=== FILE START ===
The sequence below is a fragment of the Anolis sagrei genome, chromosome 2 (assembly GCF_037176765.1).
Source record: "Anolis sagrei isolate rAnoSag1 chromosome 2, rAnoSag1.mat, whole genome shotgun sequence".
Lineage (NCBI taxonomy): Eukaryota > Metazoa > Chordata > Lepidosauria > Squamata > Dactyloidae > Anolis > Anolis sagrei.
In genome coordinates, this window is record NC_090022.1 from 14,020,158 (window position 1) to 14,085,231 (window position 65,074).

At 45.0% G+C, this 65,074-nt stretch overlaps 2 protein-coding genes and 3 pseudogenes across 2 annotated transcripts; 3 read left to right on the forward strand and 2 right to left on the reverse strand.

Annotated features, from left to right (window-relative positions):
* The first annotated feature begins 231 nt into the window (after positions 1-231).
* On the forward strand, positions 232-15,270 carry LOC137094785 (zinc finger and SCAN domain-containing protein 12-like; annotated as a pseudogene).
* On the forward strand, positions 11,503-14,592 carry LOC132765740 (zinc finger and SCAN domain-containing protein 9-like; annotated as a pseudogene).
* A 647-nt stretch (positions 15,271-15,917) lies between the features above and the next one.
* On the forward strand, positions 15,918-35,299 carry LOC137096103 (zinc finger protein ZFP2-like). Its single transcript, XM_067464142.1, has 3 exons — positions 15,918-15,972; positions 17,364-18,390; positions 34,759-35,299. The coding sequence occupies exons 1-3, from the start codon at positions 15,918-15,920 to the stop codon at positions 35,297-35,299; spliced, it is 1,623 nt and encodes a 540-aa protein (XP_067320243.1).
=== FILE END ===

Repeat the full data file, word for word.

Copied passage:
The sequence below is a fragment of the Anolis sagrei genome, chromosome 2 (assembly GCF_037176765.1).
Source record: "Anolis sagrei isolate rAnoSag1 chromosome 2, rAnoSag1.mat, whole genome shotgun sequence".
Lineage (NCBI taxonomy): Eukaryota > Metazoa > Chordata > Lepidosauria > Squamata > Dactyloidae > Anolis > Anolis sagrei.
In genome coordinates, this window is record NC_090022.1 from 14,020,158 (window position 1) to 14,085,231 (window position 65,074).

At 45.0% G+C, this 65,074-nt stretch overlaps 2 protein-coding genes and 3 pseudogenes across 2 annotated transcripts; 3 read left to right on the forward strand and 2 right to left on the reverse strand.

Annotated features, from left to right (window-relative positions):
* The first annotated feature begins 231 nt into the window (after positions 1-231).
* On the forward strand, positions 232-15,270 carry LOC137094785 (zinc finger and SCAN domain-containing protein 12-like; annotated as a pseudogene).
* On the forward strand, positions 11,503-14,592 carry LOC132765740 (zinc finger and SCAN domain-containing protein 9-like; annotated as a pseudogene).
* A 647-nt stretch (positions 15,271-15,917) lies between the features above and the next one.
* On the forward strand, positions 15,918-35,299 carry LOC137096103 (zinc finger protein ZFP2-like). Its single transcript, XM_067464142.1, has 3 exons — positions 15,918-15,972; positions 17,364-18,390; positions 34,759-35,299. The coding sequence occupies exons 1-3, from the start codon at positions 15,918-15,920 to the stop codon at positions 35,297-35,299; spliced, it is 1,623 nt and encodes a 540-aa protein (XP_067320243.1).